Cover image for The last boy
The last boy
Lieberman, Robert.
Personal Author:
First edition.
Publication Information:
Naperville, Ill. : Sourcebooks Landmark, [2002]

Physical Description:
505 pages ; 24 cm
Geographic Term:
Format :


Call Number
Material Type
Home Location
Item Holds
X Adult Fiction Open Shelf
X Adult Fiction Central Library

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After her son Danny disappears from his daycare center, Molly Driscollnlists the help of a police detective to help search for the boy, and afterxhausting every lead, the mystery deepens when a miracle occurs.

Reviews 2

Booklist Review

The Last Boy starts out with a relatively standard case of kidnapping. Little Danny disappears from daycare in early October, and his mother frantically tries to find him. She enlists the aid of Tripoli, a detective assigned to the case, and of newspapers and TV stations. As months pass, public interest wanes, but she keeps up hope. Moreover, she and Tripoli fall in love as he continues his quest for the boy. Then one day Danny comes back, changed by his six months' absence. He is unwilling to eat flesh, hates being indoors in the midst of chemical fumes, reads at an advanced level, and successfully predicts the weather. His mother demands that the police bring in the person responsible, but when they do, disasters loom. This environmental fantasy, with its unsubtle message about the catastrophe the world faces if we humans don't change our destructive ways, is hardly extraordinary. It is reasonably engaging, though. --Regina Schroeder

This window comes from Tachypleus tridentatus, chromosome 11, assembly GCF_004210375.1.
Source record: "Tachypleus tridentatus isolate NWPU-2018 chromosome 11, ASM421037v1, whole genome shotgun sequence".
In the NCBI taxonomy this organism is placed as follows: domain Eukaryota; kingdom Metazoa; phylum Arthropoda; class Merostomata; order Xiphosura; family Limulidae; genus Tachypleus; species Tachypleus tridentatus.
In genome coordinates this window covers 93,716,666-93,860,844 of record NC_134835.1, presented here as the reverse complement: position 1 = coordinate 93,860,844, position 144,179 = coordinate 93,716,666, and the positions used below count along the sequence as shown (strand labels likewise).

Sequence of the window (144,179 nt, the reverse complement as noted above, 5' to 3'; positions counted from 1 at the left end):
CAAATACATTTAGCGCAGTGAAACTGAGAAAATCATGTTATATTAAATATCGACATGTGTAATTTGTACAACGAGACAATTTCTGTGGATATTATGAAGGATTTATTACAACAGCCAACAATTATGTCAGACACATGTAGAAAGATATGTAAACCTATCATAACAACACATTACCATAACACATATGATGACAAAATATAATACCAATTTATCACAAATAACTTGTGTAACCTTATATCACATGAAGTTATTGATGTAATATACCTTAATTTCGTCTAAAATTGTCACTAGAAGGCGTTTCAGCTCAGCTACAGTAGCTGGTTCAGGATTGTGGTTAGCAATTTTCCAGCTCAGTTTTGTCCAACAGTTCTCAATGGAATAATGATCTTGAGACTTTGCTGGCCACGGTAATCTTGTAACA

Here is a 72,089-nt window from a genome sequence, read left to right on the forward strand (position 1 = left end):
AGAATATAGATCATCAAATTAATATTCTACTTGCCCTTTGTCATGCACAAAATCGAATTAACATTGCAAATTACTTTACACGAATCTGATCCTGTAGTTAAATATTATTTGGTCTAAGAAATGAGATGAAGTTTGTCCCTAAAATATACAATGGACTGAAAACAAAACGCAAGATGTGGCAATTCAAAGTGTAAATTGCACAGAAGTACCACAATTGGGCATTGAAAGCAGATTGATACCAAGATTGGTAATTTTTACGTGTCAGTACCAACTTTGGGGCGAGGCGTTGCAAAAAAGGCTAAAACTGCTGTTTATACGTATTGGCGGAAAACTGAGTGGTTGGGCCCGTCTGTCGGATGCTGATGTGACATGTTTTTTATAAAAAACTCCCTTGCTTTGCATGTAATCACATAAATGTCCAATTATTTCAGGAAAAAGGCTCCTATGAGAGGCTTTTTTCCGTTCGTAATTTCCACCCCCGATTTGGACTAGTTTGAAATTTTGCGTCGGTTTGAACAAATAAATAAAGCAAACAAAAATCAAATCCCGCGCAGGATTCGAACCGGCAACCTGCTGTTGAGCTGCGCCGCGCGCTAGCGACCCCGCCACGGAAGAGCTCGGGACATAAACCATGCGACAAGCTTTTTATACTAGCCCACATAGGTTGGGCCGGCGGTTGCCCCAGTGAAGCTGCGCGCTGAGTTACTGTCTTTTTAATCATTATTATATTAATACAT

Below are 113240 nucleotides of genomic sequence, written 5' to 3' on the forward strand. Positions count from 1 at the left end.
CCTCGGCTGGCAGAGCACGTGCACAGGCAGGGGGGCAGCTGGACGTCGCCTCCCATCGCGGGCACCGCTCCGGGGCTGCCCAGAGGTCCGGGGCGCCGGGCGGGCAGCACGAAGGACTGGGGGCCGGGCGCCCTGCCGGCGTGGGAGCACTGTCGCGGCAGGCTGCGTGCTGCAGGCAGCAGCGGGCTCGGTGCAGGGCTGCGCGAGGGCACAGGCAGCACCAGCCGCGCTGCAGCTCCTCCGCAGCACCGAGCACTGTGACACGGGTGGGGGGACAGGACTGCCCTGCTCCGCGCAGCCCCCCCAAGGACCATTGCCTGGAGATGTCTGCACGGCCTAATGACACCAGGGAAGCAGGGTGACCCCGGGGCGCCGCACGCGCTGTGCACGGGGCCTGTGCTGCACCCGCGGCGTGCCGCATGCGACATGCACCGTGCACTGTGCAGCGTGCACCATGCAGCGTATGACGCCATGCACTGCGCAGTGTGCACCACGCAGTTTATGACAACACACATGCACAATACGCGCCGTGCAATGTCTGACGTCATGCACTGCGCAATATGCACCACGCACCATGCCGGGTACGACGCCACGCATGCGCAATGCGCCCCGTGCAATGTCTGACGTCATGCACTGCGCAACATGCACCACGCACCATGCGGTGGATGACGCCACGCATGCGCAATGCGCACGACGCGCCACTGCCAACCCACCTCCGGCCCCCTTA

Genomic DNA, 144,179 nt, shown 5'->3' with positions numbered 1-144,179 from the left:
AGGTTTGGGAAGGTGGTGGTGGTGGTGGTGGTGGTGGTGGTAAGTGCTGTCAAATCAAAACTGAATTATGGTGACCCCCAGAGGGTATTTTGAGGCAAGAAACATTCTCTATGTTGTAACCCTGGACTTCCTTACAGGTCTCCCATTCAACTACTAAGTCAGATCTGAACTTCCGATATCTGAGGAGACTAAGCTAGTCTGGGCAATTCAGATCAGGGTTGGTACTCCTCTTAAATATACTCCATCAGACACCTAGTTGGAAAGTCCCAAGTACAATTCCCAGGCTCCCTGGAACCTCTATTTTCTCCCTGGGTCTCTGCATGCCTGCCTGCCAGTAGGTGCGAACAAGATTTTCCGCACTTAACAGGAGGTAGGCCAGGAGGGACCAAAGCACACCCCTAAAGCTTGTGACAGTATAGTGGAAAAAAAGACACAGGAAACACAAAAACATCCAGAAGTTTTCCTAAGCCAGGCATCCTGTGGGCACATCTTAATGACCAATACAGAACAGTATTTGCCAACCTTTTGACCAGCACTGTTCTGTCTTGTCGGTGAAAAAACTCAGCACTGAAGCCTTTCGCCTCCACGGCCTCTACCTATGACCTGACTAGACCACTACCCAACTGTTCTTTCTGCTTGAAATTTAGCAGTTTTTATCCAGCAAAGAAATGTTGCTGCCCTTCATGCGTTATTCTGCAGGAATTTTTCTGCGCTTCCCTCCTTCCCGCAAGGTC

Publisher's Weekly Review

The first half of Lieberman's ecothriller is a taut police procedural. When single mother Molly Driscoll's five-year-old, Danny, goes missing apparently abducted from his day-care center streetwise investigator Lou Tripoli jumps on the case and, with Molly, exhausts every lead in the search for the boy. As the days stretch into weeks, and weeks into months, the detective eventually comes to occupy an important place in Molly's affections. So far, so good. But the second half of the book lurches toward the eco-weird: Danny miraculously returns, unharmed but utterly changed. In fact, he's become abrasive and all-too-wise for his years, preferring to wear his hair long, to eat vegetarian and to "listen to the firmament" which helps him predict weather on the measure of biblical prophesy. Ever so slowly, Danny emerges as a spiritual leader; meanwhile, Tripoli begins to understand that the boy is trying to deliver the simplistic (if not unconvincing) message that "[w]e were all too busy, life was too noisy for us to listen. To listen to each other, to the natural world around us... to listen to our own hearts." At 500 pages, some readers may find that the novel grows a bit tedious and not only because the narrative moves at a glacial pace and the conclusion is glowingly idealistic. But despite the heavy-handed message, and the unflinchingly straightforward voices Lieberman (Baby) gives his characters, the narrative remains interesting and readable due to the author's skill with language and his ability to engineer suspense and slow-release tension. Agent, Liza Dawson. (Mar.) (c) Copyright PWxyz, LLC. All rights reserved